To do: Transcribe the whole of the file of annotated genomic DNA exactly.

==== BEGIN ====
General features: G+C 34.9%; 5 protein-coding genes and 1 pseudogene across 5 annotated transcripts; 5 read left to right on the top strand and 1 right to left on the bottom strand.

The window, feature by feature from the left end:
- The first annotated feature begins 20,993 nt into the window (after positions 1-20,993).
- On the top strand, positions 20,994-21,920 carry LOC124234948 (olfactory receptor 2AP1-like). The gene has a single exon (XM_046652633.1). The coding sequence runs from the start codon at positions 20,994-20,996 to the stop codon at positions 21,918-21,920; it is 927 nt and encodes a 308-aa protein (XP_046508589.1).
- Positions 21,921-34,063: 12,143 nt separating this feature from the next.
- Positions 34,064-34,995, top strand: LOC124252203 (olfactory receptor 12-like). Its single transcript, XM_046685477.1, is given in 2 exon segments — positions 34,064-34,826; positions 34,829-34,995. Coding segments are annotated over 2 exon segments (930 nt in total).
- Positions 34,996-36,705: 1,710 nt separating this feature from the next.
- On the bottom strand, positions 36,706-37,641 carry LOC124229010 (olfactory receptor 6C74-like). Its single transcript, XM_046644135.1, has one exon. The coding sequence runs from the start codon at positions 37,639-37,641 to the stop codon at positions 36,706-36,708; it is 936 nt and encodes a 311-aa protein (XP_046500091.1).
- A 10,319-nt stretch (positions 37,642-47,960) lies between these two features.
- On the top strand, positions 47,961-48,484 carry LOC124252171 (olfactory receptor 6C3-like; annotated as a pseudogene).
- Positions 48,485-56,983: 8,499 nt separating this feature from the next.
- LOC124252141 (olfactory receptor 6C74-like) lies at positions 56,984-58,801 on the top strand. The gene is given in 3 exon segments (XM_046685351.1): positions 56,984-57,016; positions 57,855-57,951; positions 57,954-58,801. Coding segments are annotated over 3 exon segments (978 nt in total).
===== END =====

General features: G+C 34.9%; 5 protein-coding genes and 1 pseudogene across 5 annotated transcripts; 5 read left to right on the top strand and 1 right to left on the bottom strand.

The window, feature by feature from the left end:
- The first annotated feature begins 20,993 nt into the window (after positions 1-20,993).
- On the top strand, positions 20,994-21,920 carry LOC124234948 (olfactory receptor 2AP1-like). The gene has a single exon (XM_046652633.1). The coding sequence runs from the start codon at positions 20,994-20,996 to the stop codon at positions 21,918-21,920; it is 927 nt and encodes a 308-aa protein (XP_046508589.1).
- Positions 21,921-34,063: 12,143 nt separating this feature from the next.
- Positions 34,064-34,995, top strand: LOC124252203 (olfactory receptor 12-like). Its single transcript, XM_046685477.1, is given in 2 exon segments — positions 34,064-34,826; positions 34,829-34,995. Coding segments are annotated over 2 exon segments (930 nt in total).
- Positions 34,996-36,705: 1,710 nt separating this feature from the next.
- On the bottom strand, positions 36,706-37,641 carry LOC124229010 (olfactory receptor 6C74-like). Its single transcript, XM_046644135.1, has one exon. The coding sequence runs from the start codon at positions 37,639-37,641 to the stop codon at positions 36,706-36,708; it is 936 nt and encodes a 311-aa protein (XP_046500091.1).
- A 10,319-nt stretch (positions 37,642-47,960) lies between these two features.
- On the top strand, positions 47,961-48,484 carry LOC124252171 (olfactory receptor 6C3-like; annotated as a pseudogene).
- Positions 48,485-56,983: 8,499 nt separating this feature from the next.
- LOC124252141 (olfactory receptor 6C74-like) lies at positions 56,984-58,801 on the top strand. The gene is given in 3 exon segments (XM_046685351.1): positions 56,984-57,016; positions 57,855-57,951; positions 57,954-58,801. Coding segments are annotated over 3 exon segments (978 nt in total).